The Franklin Institute is now home to a new permanent exhibit that studies the science behind sports – from the human body in motion to the technology that keeps athletes in the game safely. SportsZone: The Science of Sports is the latest in a string of fun, interactive exhibits at the Philadelphia-based science and education museum.
While the exhibit is educational, it’s also fun. Participants can learn how the laws of motion affect the body when playing sports, how many calories certain activities burn, and have a chance to see science at work themselves by testing their balance on a surf board simulation, or have a virtual race against a professional athlete on a 40-foot indoor track.
Science, Sports, and Safety
When you’re running through one of the courses on the exhibit or seeing how your pitching arm stacks up against the pros, you might see a familiar sight. CoverSports was proud to provide some of the padding and netting that helped bring this exhibit to life.
The exhibit features the same EnviroSafe pads we manufacture that are used by professional and collegiate athletes throughout the country. We’re very proud of the role we played in helping to educate visitors and give them a chance to experience science and sports in a safe environment.
Stats and Safety in Motion
In 2012, over 1.35 million children between the ages of 6 to 19 were injured playing sports. The technology behind the peripherals that keep players off the bench has improved greatly through the years. Today, schools, universities, recreational and professional sports leagues are taking measures to ensure athletes of all ages are able to compete safely and reduce their risk of injury. While some precautions are taken at a rule-book level, others are investing in quality equipment to be worn by athletes and also on and around the sporting area to minimize or help to lessen the severity of injuries.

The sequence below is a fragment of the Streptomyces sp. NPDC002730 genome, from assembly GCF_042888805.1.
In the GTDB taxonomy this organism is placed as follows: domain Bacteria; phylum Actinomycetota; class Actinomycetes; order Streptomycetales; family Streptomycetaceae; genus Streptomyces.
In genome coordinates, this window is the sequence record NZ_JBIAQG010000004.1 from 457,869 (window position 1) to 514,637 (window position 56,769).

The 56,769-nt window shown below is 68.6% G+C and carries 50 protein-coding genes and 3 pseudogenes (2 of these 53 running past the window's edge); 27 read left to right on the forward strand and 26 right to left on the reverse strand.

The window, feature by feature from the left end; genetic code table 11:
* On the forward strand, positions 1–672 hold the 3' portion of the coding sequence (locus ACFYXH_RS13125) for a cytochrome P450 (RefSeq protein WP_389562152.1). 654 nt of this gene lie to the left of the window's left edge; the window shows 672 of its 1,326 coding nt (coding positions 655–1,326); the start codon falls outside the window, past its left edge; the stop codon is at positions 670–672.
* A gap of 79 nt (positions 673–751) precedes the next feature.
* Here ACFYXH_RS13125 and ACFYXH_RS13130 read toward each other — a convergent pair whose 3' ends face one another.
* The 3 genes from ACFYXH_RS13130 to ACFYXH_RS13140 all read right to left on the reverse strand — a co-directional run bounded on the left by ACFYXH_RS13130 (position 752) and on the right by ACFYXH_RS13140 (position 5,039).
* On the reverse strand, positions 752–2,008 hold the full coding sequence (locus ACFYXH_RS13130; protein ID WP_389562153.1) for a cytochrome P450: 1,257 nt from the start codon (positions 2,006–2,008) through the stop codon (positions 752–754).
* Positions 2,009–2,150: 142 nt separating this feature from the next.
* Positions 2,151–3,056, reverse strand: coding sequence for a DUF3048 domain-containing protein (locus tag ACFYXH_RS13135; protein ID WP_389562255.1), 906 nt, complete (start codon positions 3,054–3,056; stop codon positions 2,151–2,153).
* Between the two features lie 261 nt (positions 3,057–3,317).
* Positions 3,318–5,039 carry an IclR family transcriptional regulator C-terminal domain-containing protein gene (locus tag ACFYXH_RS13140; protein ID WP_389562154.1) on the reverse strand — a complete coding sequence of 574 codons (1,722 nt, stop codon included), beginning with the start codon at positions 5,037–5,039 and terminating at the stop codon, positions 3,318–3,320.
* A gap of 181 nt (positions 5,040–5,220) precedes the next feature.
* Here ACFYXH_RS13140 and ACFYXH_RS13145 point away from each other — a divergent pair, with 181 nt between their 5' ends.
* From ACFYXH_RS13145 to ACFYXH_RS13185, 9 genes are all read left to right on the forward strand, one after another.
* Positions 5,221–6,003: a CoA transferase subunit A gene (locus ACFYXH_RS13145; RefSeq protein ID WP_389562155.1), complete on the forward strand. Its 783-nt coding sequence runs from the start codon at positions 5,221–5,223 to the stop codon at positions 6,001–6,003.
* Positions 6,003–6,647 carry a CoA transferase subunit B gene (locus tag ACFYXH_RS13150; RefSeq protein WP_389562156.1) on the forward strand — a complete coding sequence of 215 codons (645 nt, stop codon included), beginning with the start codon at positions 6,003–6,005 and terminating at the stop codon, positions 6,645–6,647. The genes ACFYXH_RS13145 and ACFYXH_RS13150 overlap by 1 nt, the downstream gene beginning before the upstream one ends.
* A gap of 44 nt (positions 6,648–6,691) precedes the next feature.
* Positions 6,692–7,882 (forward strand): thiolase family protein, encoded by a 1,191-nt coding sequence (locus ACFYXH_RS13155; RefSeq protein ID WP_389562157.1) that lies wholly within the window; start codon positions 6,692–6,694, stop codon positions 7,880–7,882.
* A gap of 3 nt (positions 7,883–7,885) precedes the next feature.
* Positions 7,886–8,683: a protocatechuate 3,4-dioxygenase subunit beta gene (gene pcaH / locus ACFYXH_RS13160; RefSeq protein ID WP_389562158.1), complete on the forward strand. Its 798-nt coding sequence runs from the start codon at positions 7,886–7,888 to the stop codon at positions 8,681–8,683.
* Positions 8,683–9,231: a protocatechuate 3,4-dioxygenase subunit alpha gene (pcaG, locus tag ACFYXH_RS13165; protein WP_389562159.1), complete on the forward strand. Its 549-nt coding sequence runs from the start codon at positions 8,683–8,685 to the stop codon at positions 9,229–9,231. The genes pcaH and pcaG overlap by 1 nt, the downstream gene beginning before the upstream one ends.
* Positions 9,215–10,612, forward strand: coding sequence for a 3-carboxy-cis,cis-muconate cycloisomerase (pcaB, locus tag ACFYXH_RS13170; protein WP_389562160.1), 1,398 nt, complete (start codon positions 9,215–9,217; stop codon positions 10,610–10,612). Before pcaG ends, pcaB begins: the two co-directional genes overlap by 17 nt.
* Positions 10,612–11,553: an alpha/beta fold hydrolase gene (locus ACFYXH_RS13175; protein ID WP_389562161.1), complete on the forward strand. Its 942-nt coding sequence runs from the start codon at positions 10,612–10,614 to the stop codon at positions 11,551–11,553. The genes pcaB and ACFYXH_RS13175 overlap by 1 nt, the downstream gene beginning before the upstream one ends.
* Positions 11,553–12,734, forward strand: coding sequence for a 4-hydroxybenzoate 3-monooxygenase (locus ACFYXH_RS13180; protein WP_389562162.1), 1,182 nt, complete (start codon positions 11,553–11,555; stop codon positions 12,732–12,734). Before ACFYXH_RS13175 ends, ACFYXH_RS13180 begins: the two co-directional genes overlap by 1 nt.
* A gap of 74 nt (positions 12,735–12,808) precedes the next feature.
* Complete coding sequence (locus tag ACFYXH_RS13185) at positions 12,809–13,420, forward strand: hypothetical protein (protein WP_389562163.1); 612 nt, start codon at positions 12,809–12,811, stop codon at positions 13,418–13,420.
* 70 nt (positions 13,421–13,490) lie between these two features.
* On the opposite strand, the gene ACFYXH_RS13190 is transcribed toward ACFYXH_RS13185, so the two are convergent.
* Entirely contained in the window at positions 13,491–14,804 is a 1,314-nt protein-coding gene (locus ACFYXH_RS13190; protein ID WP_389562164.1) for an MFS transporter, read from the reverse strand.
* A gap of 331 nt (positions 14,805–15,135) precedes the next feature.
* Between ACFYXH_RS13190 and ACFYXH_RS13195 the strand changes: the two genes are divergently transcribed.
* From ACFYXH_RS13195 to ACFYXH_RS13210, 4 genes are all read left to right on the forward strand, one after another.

A 2008 U.S. Consumer Product Safety Commission report noted that the annual injury rate sustained by gymnasts were on par with those who play full-contact sports such as hockey, basketball, and soccer. The report also concluded that, as a result of many gymnasts practicing on hard, unsafe surfaces, these surfaces may increase the risk for injuries.
The following year, the National Center for Catastrophic Sports Injury Research released a study on injuries sustained by competitive cheerleaders – chronicling the increase in injuries over several decades due to the evolving, more athletic and more competitive nature of cheerleading as a sport – which incorporates many gymnastic maneuvers.
The study cited an article published by the American Journal of Sports Medicine that noted that some of the more complicated stunts cheerleaders performed – such as pyramids and basket tosses – “should be limited to experienced cheerleaders who have mastered all other skills and should be performed with spotters and landing mats” in order to reduce injuries.
Many NCAA organizations (and even professional organizations) are recognizing the importance of padding and mats to helping reduce injury, lessen impact on falls by athletes (in addition to having trainers teach them how to properly land when falling to reduce injury), and help keep players safe. NCAA Softball has decreed that by the 2016 sports season, all backstops must be padded – and if that backstop is made of wood, cement, or brick, it “shall be padded from dugout to dugout.”
Thanks to studies by medical and scientific experts – and exhibits like SportsZone at the Franklin Institute, current and future generations of athletes and coaches will recognize the strides that need to be made to keep athletes safer and staying in the game longer.